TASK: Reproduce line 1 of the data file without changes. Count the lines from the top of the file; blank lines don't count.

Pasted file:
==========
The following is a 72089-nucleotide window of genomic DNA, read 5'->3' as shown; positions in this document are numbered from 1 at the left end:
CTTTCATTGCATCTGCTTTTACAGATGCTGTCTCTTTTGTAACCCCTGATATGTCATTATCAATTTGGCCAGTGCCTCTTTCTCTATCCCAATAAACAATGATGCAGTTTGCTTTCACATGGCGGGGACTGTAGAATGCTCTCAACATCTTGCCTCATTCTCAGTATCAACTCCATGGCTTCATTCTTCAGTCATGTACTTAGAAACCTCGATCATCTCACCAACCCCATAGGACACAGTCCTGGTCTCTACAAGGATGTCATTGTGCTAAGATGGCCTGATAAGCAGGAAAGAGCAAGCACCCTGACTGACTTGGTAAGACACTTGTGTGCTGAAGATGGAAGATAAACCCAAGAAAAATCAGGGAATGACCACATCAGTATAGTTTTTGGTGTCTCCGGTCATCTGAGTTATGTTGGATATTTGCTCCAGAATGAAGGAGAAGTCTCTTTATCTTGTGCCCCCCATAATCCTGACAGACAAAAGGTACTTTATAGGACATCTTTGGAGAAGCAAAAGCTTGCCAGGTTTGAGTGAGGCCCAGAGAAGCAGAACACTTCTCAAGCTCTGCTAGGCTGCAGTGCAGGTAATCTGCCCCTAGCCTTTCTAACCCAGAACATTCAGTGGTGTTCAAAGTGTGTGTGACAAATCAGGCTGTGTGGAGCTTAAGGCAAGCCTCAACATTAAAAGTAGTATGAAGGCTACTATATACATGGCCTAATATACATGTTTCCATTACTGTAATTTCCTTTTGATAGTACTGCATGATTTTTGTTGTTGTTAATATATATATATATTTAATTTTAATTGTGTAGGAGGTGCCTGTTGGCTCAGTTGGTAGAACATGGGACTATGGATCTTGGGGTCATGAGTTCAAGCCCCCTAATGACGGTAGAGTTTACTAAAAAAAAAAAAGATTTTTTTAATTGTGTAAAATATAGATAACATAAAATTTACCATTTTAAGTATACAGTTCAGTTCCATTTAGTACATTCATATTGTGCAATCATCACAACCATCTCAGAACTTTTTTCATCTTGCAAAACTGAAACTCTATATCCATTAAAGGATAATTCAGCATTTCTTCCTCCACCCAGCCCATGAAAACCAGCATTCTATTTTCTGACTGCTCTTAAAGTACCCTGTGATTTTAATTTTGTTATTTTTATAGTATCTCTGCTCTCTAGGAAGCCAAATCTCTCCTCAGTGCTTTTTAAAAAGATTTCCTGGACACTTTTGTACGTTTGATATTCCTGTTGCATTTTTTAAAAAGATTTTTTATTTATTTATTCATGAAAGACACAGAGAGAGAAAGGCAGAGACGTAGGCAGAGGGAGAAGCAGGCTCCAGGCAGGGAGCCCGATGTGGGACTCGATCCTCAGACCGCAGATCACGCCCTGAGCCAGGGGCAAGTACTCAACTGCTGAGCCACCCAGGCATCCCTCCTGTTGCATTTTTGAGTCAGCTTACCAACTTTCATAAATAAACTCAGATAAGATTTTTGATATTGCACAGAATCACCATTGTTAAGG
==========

The following is a 72089-nucleotide window of genomic DNA, read 5'->3' as shown; positions in this document are numbered from 1 at the left end: